Early growth phase and caffeine content response to recent and projected increases in atmospheric carbon dioxide in coffee (Coffea arabica and C. canephora)
SeedsThree Arabica cultivars widely grown throughout Latin America were tested: cv. ‘Bourbon’, cv. ‘Catimor’, and cv. ‘Typica’52,53. Typica and Bourbon are the progenitors of most Arabica coffee cultivars grown worldwide and are believed to have originated from coffee grown in Yemen of Ethiopian origin54,55. Arabica coffee grown in Indonesia originated from Yemen, and seeds taken from Java (Indonesia) to Amsterdam and then to the American continent led to the denomination Typica53. Seeds taken from Yemen and grown in Île de Bourbon (Bourbon Island; present day La Réunion) led to the denomination Bourbon18. Catimor is the result of crossing of two coffee cultivars: cv. ‘Caturra’ and cv. ‘Híbrido de Timor’ or ‘Timor Hybrid’ (a natural polyploid hybrid originating in Timor, an island in the Malay Archipelago, and resulting from a crossing between Arabica and robusta). Híbrido de Timor and the derived Catimor are resistant to coffee leaf rust (Hemileia vastatrix) and gained their resistance genes from robusta coffee52,53. Mature coffee fruits for the Arabica cultivars were collected in August 2016, and again in September 2017 from plants at Rancho El Porvenir (869 masl; N 15.13229, W 92.20151) in Chiapas, Mexico. Robusta has higher levels of caffeine compared to Arabica (ca. 1.7% vs. 1%, respectively)56 and is adapted to growth at lower elevations in Guineo-Congolian forests57 and thus warmer and mostly wetter conditions relative to Arabica, which originates from high altitudes forest in Ethiopia and South Sudan and is adapted to a cooler, more seasonal environment58. Robusta fruits were collected in 2016 and again in 2017 from plants at Ejido Salvador Urbina (693 masl; N 15.04415 W 92.18578) in Chiapas, Mexico. Fruits were depulped, fermented, washed, and dried (ca. 12% moisture) and sent to the USDA-ARS Beltsville laboratory for germination.
PlantingTwelve plastic bins measuring ca. 60 cm × 50 cm × 33 cm deep (ca. 99 L by volume) were used to provide three monocultures of the four (three Arabica and one robusta) taxa for each [CO2] treatment (four chambers). Each bin was perforated with 12 holes (1 cm diam.) to allow for water drainage. A screen mesh was placed at the bottom of each bin prior to adding the growing medium (Pro-Mix BX; Premier Horticulture Inc., Quakertown, CA, USA) to minimize growing medium loss after watering. Seeds were soaked in water 24 h prior to planting, to promote germination. Each bin was moistened before planting 72 seeds per tub, ca. 2.5 cm deep, and ca. 5 cm apart. For the first run, seeds were planted on August 10, 2016 and the first germination occurred on September 5, 2016. For the second run, seeds were planted on September 12, 2017 and the first germination occurred on October 11, 2017. Rates of germination did not vary as a function of [CO2]. For both trials, nutrients were initially provided at sowing and again at two months post-planting using a complete nutrient solution59. MiracleGro 24-8-16 (Marysville, OH) was provided at ca. 3 months following planting and given at 2–3 weeks’ intervals until final harvest. An iron chelate micronutrient (Sprint 330, Becker Underwood, Ames, IA, USA) was sprayed as needed. The growth medium/soil was maintained at, or close to, field capacity.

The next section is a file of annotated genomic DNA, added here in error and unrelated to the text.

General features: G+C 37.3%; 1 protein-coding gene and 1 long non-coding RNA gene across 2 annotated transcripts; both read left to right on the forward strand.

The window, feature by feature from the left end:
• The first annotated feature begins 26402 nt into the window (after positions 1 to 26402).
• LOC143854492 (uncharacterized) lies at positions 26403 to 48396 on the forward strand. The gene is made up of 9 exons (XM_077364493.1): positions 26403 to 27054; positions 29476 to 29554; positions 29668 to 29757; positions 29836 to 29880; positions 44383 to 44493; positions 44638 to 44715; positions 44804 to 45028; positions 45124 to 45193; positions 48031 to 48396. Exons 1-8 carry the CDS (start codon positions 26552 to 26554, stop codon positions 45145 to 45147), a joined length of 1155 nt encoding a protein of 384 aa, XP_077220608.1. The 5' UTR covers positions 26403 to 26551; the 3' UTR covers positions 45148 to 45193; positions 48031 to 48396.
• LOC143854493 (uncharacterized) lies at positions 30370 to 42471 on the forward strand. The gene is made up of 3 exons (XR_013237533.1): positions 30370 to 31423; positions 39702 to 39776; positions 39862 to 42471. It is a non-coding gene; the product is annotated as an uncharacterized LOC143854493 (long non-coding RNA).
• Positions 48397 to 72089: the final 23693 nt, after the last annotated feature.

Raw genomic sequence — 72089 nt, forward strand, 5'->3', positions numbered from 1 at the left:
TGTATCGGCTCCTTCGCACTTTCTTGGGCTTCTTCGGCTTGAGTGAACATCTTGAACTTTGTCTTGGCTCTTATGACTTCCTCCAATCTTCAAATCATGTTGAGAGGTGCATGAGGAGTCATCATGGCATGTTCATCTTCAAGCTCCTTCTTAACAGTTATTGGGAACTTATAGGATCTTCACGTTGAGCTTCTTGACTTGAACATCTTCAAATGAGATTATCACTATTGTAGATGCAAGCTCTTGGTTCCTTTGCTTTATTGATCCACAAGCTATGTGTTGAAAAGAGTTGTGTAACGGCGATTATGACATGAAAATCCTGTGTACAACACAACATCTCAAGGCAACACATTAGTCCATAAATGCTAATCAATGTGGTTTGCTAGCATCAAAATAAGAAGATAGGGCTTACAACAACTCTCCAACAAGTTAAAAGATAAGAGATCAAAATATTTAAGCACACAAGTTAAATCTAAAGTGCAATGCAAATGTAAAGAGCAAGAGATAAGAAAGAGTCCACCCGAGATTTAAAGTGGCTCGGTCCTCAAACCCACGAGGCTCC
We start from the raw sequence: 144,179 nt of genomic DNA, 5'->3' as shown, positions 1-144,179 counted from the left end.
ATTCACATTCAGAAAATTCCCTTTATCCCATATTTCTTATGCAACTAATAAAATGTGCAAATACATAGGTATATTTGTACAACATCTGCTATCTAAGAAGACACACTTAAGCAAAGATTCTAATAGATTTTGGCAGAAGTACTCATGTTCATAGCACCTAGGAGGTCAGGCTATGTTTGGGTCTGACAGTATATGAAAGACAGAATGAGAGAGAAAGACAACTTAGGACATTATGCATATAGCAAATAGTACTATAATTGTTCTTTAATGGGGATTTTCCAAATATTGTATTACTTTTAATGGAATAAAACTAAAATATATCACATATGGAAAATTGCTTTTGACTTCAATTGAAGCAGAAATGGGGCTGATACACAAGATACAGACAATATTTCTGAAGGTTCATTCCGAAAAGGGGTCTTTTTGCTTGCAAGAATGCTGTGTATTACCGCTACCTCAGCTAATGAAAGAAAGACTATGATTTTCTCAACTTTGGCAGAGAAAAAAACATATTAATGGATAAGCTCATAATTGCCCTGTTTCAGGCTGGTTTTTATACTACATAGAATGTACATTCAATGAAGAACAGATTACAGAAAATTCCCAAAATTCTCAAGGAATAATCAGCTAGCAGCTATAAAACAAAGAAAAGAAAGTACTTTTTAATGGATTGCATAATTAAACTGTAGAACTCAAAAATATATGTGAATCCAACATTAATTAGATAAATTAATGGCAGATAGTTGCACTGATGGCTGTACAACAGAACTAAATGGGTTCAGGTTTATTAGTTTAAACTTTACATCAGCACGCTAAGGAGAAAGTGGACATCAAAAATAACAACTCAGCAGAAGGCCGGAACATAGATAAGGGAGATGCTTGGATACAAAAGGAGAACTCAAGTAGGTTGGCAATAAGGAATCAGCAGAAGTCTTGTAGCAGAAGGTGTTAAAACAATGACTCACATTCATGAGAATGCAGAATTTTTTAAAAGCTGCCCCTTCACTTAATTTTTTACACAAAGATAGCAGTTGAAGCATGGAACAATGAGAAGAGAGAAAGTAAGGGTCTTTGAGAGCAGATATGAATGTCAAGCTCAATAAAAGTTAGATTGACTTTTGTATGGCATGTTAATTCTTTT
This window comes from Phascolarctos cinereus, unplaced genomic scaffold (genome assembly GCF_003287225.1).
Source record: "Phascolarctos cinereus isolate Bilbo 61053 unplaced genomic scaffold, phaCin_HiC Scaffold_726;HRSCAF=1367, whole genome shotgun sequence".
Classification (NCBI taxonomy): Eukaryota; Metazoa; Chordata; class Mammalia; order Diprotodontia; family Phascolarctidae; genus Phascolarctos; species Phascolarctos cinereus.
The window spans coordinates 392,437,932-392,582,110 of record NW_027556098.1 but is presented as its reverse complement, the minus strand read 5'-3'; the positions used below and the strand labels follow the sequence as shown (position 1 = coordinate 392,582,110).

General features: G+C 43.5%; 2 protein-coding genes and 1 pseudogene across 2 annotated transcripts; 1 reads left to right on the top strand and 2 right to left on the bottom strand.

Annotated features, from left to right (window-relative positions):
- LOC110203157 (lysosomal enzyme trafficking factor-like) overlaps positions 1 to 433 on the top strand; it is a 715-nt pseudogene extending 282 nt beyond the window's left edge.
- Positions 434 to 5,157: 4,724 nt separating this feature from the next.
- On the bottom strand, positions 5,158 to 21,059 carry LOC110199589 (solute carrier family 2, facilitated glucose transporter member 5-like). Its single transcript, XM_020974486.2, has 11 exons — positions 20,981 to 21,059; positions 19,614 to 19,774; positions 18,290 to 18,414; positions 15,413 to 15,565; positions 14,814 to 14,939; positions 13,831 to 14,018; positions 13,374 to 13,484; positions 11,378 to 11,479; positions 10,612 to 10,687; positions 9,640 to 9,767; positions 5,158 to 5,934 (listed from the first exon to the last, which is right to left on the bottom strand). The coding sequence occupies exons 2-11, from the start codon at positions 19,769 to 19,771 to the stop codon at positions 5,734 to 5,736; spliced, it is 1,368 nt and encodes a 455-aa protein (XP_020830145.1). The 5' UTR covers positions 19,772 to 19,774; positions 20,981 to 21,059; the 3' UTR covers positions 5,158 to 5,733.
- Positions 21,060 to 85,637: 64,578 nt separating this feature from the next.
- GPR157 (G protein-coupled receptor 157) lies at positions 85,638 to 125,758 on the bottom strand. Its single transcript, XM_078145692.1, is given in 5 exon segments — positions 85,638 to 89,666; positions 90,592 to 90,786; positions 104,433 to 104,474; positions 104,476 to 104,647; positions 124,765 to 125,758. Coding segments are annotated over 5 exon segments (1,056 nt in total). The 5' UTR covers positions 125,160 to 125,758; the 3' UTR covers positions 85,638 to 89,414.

Environmental chambersProviding pre-ambient [CO2] concentrations is not possible in situ; therefore, controlled environment chambers (Bio-Chambers, Incorporated, Winnipeg, Canada) were used. The temperature for each chamber was kept constant at 25 °C, day/night. Light, quantified as photosynthetically active radiation (PAR), was maintained at 400 µmol mol−1. The daily light period was 12 h light was supplied by height-adjustable, dimmable banks of metal halide and high-pressure sodium bulbs (400 µmol m−2 s−1). CO2 concentrations were maintained by injection of either CO2 or CO2-free air using a TC-2 controller that monitors [CO2] in real time as measured by an infrared gas maintained in absolute mode. To maintain a range of recent and projected atmospheric CO2, concentrations were set at 300, 400, 500 and 600 ppm, 24 h day−1. These [CO2] values represent the measured Mauna Loa values from 1915 to 2015, and those projected by the end of the current century60. Actual mean [CO2] values (+SD, in [ppm]), from measurements recorded every three minutes throughout the experiments in each of the chambers, were 326 ± 38.6, 430 ± 42.7, 511 ± 26.2, and 607 ± 27.9 in the first run, and 303 ± 23.2, 409 ± 29.6, 499 ± 20.4, and 596 ± 23.0 in the second run.